Skip to main content

Ontario banning online gambling commercials featuring athletes and celebrities

Share

Athletes, as well as some celebrities, will no longer be allowed to appear in commercials promoting online gambling in Ontario.

The new rules, proposed by the Alcohol and Gaming Commission of Ontario (AGCO), will go into effect at the end of February 2024.

The ACGO argues that a ban on the use of athletes and celebrity endorsements would “help safeguard children and youth who can be particularly susceptible to such advertising content.”

CEO and Registrar of the AGCO Tom Mungham has previously told CTV News Toronto the amount of advertising associated with gambling has increased since the province legalized single-game online sport betting just over a year ago.

In May, the Centre for Addictions and Mental Health, as well as other organizations, said they supported an early proposal to restrict athlete and celebrity participation in gambling advertising as “children and youth, as well as those already experiencing gambling problems, are especially susceptible to these effects.”

"Children and youth are heavily influenced by the athletes and celebrities they look up to," Mungham said in a statement.

"We're therefore increasing measures to protect Ontario's youth by disallowing the use of these influential figures to promote online betting in Ontario."

As of Feb. 28, no athletes—both active or retired—may be used in advertising and marketing for Internet Gaming in Ontario, with the exception of advocating for responsible gambling practices.

The same rules apply to the use of celebrities, role models, social media influencers, entertainers, cartoon figures and symbols who would “likely be expected to appeal to minors,” the ACGO said.

The changes do not affect regulations to the volume, location or style of the advertising, Mungham clarified.

The proposal by the AGCO comes after significant criticism from advocates, experts and parents about the notable rise of online gambling advertisements, especially during live sports. For example, during a 2023 playoff series game between the Toronto Maple Leafs and the Florida Panthers, nearly eight and a half minutes of advertisements were dedicated to online sport gambling.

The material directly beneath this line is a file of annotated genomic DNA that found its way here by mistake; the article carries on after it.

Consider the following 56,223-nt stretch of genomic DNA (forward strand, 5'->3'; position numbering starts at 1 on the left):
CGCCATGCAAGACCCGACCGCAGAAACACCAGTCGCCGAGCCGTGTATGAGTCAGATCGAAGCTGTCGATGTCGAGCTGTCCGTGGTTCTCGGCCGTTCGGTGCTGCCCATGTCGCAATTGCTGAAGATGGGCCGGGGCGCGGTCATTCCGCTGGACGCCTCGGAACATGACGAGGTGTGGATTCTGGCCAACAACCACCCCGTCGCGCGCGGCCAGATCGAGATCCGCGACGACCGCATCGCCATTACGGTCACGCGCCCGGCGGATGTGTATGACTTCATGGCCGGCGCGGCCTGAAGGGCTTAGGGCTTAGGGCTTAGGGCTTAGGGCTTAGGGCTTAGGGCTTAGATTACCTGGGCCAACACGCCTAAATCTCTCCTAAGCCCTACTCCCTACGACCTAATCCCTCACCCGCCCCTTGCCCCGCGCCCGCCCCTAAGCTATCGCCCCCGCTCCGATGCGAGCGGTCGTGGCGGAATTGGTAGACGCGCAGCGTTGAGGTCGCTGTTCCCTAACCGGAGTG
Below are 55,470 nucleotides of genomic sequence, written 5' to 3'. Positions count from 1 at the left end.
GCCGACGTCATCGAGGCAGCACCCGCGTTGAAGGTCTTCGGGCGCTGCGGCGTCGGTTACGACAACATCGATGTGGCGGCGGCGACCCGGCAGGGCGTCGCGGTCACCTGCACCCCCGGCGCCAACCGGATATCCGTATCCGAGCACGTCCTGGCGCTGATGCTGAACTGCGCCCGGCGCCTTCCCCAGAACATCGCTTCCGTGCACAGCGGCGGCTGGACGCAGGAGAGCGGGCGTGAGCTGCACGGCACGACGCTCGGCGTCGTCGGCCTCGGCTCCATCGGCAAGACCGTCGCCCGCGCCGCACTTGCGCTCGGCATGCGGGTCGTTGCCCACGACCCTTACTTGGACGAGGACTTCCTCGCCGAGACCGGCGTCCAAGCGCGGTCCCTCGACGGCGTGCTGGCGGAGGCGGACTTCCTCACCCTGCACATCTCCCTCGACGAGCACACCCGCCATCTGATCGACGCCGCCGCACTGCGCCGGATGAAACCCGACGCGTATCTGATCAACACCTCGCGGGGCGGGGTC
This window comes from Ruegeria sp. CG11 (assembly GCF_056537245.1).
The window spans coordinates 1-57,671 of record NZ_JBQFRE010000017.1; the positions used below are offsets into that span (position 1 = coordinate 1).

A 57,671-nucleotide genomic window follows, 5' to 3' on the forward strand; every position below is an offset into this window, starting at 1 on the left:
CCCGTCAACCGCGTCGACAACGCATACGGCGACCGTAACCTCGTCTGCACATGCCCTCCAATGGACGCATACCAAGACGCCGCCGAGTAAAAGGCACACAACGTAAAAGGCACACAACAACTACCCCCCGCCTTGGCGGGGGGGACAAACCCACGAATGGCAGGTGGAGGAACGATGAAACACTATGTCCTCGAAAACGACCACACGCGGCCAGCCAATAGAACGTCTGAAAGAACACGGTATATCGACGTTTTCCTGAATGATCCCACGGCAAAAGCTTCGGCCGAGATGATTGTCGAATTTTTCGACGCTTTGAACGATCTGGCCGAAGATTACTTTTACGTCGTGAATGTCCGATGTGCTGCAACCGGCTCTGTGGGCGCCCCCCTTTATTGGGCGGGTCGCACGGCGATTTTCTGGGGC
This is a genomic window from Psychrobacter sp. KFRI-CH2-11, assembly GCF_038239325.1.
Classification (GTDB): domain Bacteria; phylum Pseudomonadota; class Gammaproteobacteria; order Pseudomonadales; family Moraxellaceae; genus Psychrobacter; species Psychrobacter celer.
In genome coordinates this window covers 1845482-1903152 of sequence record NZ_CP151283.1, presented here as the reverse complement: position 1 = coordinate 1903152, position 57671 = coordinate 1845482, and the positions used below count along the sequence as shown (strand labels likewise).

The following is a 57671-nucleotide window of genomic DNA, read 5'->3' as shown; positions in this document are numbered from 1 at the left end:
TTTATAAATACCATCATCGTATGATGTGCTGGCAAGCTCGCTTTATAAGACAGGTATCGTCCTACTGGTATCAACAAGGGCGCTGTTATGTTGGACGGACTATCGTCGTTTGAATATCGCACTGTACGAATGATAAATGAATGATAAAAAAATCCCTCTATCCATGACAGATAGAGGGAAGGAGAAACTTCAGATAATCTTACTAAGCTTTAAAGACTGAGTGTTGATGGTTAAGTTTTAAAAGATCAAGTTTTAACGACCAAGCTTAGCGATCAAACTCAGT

Toronto Maple Leafs’ Auston Matthews, Edmonton Oilers’ Connor McDavid and Hockey Hall of Famer Wayne Gretzky, are among high-profile athletes who have starred in recent online sports-betting promotions.

Former Olympian and University of Toronto professor emeritus Bruce Kidd told CTV News in May they recently launched the “Campaign to Ban Ads for Gambling” because “watching them on television today feels like I’m in a casino.”

And Kidd isn’t the only one to express concern. Canadian Senator Marty Deacon has introduced legislation to compel the government to regulate gambling ads, including limiting or banning the participation of celebrity athletes.

Single-game sports betting was legalized in Canada in 2021, but each province has been left to determine how to regulate the industry.

In Ontario, iGaming -- a subsidiary of the AGCO -- manages about 30 third-party operators.

With files from CTVNews.ca’s Daniel Otis

CTVNews.ca Top Stories

Here's where The Body Shop is closing in Canada

The Body Shop Canada Ltd. is shutting down more than 30 stores across Canada. The renowned beauty brand announced Friday it will start immediately liquidating nearly a third of its 105 stores.

First-time homebuyer incentive discontinued: CMHC

Canada's housing agency says it is ending the first-time homebuyer incentive program. Canada Mortgage and Housing Corp. says the deadline for new or updated submissions to the program is midnight eastern time on March 21.

Stay Connected